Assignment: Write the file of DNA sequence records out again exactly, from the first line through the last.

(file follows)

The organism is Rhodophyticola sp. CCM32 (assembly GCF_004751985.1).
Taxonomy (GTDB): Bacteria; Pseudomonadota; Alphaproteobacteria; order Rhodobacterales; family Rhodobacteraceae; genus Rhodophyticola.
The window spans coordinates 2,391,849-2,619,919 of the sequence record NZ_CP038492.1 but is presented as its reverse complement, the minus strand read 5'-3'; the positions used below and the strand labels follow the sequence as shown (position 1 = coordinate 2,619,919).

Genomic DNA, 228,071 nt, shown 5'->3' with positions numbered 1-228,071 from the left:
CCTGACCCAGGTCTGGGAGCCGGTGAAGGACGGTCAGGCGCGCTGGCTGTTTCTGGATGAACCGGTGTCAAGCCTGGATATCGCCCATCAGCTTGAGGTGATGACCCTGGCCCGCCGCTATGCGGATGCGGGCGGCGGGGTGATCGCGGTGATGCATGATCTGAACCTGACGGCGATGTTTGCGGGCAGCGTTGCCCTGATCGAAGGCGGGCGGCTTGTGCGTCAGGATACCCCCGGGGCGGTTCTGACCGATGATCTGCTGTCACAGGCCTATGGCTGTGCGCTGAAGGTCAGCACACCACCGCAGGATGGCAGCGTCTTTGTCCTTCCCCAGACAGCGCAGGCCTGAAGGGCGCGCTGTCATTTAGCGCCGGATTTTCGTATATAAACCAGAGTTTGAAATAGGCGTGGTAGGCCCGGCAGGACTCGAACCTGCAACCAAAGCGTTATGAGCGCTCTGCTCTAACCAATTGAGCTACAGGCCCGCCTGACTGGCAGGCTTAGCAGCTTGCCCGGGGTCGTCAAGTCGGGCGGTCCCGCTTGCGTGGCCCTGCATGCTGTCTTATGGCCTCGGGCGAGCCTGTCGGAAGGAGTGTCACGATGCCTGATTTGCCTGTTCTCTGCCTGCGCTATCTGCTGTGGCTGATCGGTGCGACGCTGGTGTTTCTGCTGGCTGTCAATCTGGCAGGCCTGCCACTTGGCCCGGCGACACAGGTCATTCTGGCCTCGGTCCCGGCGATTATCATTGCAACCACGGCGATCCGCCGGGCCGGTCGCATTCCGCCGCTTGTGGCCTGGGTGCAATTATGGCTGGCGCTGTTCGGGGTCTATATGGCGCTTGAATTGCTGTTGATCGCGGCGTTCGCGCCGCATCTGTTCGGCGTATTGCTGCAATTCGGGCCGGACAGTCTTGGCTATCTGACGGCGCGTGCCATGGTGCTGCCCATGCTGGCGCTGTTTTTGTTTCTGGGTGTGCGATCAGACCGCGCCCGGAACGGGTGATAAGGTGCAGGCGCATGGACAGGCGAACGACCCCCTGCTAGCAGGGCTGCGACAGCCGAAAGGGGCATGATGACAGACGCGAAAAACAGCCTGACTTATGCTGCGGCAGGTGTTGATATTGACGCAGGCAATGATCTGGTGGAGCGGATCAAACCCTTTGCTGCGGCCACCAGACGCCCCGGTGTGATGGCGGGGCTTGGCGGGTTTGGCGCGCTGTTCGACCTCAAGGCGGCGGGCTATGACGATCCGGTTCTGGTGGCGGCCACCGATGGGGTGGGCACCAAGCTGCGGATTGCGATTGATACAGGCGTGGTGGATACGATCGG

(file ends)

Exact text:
The organism is Rhodophyticola sp. CCM32 (assembly GCF_004751985.1).
Taxonomy (GTDB): Bacteria; Pseudomonadota; Alphaproteobacteria; order Rhodobacterales; family Rhodobacteraceae; genus Rhodophyticola.
The window spans coordinates 2,391,849-2,619,919 of the sequence record NZ_CP038492.1 but is presented as its reverse complement, the minus strand read 5'-3'; the positions used below and the strand labels follow the sequence as shown (position 1 = coordinate 2,619,919).

Genomic DNA, 228,071 nt, shown 5'->3' with positions numbered 1-228,071 from the left:
CCTGACCCAGGTCTGGGAGCCGGTGAAGGACGGTCAGGCGCGCTGGCTGTTTCTGGATGAACCGGTGTCAAGCCTGGATATCGCCCATCAGCTTGAGGTGATGACCCTGGCCCGCCGCTATGCGGATGCGGGCGGCGGGGTGATCGCGGTGATGCATGATCTGAACCTGACGGCGATGTTTGCGGGCAGCGTTGCCCTGATCGAAGGCGGGCGGCTTGTGCGTCAGGATACCCCCGGGGCGGTTCTGACCGATGATCTGCTGTCACAGGCCTATGGCTGTGCGCTGAAGGTCAGCACACCACCGCAGGATGGCAGCGTCTTTGTCCTTCCCCAGACAGCGCAGGCCTGAAGGGCGCGCTGTCATTTAGCGCCGGATTTTCGTATATAAACCAGAGTTTGAAATAGGCGTGGTAGGCCCGGCAGGACTCGAACCTGCAACCAAAGCGTTATGAGCGCTCTGCTCTAACCAATTGAGCTACAGGCCCGCCTGACTGGCAGGCTTAGCAGCTTGCCCGGGGTCGTCAAGTCGGGCGGTCCCGCTTGCGTGGCCCTGCATGCTGTCTTATGGCCTCGGGCGAGCCTGTCGGAAGGAGTGTCACGATGCCTGATTTGCCTGTTCTCTGCCTGCGCTATCTGCTGTGGCTGATCGGTGCGACGCTGGTGTTTCTGCTGGCTGTCAATCTGGCAGGCCTGCCACTTGGCCCGGCGACACAGGTCATTCTGGCCTCGGTCCCGGCGATTATCATTGCAACCACGGCGATCCGCCGGGCCGGTCGCATTCCGCCGCTTGTGGCCTGGGTGCAATTATGGCTGGCGCTGTTCGGGGTCTATATGGCGCTTGAATTGCTGTTGATCGCGGCGTTCGCGCCGCATCTGTTCGGCGTATTGCTGCAATTCGGGCCGGACAGTCTTGGCTATCTGACGGCGCGTGCCATGGTGCTGCCCATGCTGGCGCTGTTTTTGTTTCTGGGTGTGCGATCAGACCGCGCCCGGAACGGGTGATAAGGTGCAGGCGCATGGACAGGCGAACGACCCCCTGCTAGCAGGGCTGCGACAGCCGAAAGGGGCATGATGACAGACGCGAAAAACAGCCTGACTTATGCTGCGGCAGGTGTTGATATTGACGCAGGCAATGATCTGGTGGAGCGGATCAAACCCTTTGCTGCGGCCACCAGACGCCCCGGTGTGATGGCGGGGCTTGGCGGGTTTGGCGCGCTGTTCGACCTCAAGGCGGCGGGCTATGACGATCCGGTTCTGGTGGCGGCCACCGATGGGGTGGGCACCAAGCTGCGGATTGCGATTGATACAGGCGTGGTGGATACGATCGG